Yesterday, I led a session on bridging the gap between information and transformation at “My Ultimate Mind-Body Makeover” event organized by Master Coach, NLP Practitioner and Audio Author Sue Stebbins, the founder of Successwaves. We discussed the topic of information imbalances and the ways to correct them by engaging multiple intelligences.
We may not think of ourselves as information, but that's what we are: the cells in our bodies contain information about who we are, what traits and predispositions we have. The information is also all around us. It comes to us through a variety of channels: text, images, people, experiences, dreams, insights, feelings, emotions, etc. Our reality is, in essence, defined by the combinations of information: what information we choose to recognize and what information we ignore, how we access and interpret this information, and how we integrate it into the knowledge we already possess.
Have you ever played with kaleidoscopes - those tubes of mirrors with loose colored beads? You turn and shake them, and the same stones form different colorful patterns reflecting off the mirrors. Our minds can be like kaleidoscopes. We receive the same pieces of information, but they get reflected off the mirrors of our experiences, attitudes, beliefs, and form our own, unique patterns of understanding.
Learning is about taking in information, making it your own, and using it to function well in the world. I wonder if a person who only uses some information channels but not others is at risk of information imbalances. For example, as lawyers, we have been trained to rely on our cognitive skills to solve problems and ignore our gut feeling and intuition in favor of critical thinking and analysis. An unfortunate consequence is that we often stop recognizing the intelligence of our bodies. The disengagement from the wisdom of our bodies manifests itself in addictive behaviors, compulsive eating, prolonged stress, anxieties, and a multitude of other health and mental issues. The good news is that this body intelligence is always present and available to us, but we have to re-learn how to access it and interpret its messages. Engaging multiple intelligences can help open up some of those underused information channels. Here are some examples:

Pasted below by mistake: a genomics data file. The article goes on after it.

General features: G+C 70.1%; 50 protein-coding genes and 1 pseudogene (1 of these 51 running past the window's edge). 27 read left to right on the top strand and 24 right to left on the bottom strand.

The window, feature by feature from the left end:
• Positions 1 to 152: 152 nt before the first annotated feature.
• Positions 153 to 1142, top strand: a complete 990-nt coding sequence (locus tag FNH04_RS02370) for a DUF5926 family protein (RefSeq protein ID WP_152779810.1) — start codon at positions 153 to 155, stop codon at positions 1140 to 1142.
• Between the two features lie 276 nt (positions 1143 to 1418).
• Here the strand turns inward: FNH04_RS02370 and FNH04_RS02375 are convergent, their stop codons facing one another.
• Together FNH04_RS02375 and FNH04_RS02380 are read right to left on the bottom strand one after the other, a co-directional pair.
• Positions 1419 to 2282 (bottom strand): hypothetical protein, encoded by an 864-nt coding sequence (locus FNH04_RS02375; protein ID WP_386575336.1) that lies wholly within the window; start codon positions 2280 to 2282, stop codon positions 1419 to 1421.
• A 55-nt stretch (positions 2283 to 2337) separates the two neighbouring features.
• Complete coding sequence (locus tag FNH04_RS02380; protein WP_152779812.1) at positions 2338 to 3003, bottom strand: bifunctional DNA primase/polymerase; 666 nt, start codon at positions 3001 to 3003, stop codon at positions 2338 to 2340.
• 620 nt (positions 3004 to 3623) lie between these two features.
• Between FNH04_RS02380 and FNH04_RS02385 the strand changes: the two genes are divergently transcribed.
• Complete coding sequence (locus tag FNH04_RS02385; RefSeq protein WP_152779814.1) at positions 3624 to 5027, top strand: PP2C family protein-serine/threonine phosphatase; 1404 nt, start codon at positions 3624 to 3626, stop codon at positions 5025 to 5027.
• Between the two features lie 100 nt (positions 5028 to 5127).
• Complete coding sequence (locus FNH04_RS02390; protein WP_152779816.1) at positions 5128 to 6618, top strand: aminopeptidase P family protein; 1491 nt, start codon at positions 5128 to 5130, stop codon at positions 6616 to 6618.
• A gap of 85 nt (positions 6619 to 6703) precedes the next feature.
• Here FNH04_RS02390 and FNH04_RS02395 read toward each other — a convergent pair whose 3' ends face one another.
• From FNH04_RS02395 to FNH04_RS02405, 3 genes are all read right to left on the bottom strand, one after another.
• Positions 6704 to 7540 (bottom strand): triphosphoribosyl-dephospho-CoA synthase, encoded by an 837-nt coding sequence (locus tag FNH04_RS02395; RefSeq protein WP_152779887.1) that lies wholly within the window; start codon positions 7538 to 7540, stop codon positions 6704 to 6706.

- Use your bodily-kinesthetic intelligence to take time throughout your busy day to notice how your body feels. Think on your feet: let your body guide you when you need to make a decision. If you experience muscle tension, a "pit" in stomach, or a sudden headache, perhaps, your body is telling you that you are moving in a wrong direction.
- Use your logical-mathematical intelligence to rebel against your own limiting thinking. Flip your assumptions, mock the established thinking patterns, and come up with fresh, powerful, energizing ideas.
- Use your linguistic intelligence to build a healthier vocabulary and ban toxic words that poison your body. Avoid negative conversations when you eat because the chemicals your brain sends through your body in response to the negative emotions and stress affect your digestion.
- Use your spatial intelligence to practice stress-reducing visualizations. Here’s the one I like to use. Close your eyes and imagine that you are near the ocean. As you are walking along the shore, you feel the softness and warmth of the white sand under your bare feet. And with each step you take, your worries and anxieties just dissipate into the sand. You feel peaceful and relaxed…
- Use your musical intelligence to listen to natural sounds of wind, waves, leaves, birds, etc. to harmonize your body and mind.
- Use your naturalist intelligence to explore how a certain concept that’s relevant to you is played out in nature. BEAUTY, BALANCE, PURPOSE, HARMONY are all good candidates. For example, if you want more balance in your life, you can explore how nature manifests it.
- Use your intrapersonal intelligence to learn what brings you joy and energy and do more of it!
- Use your interpersonal intelligence to strengthen your support system and share your curiosity, humor, creativity, and appreciation with others.
Related post: For suggestions on how multiple intelligences can be used in law school, read 8 times smarter : learning with multiple intelligences.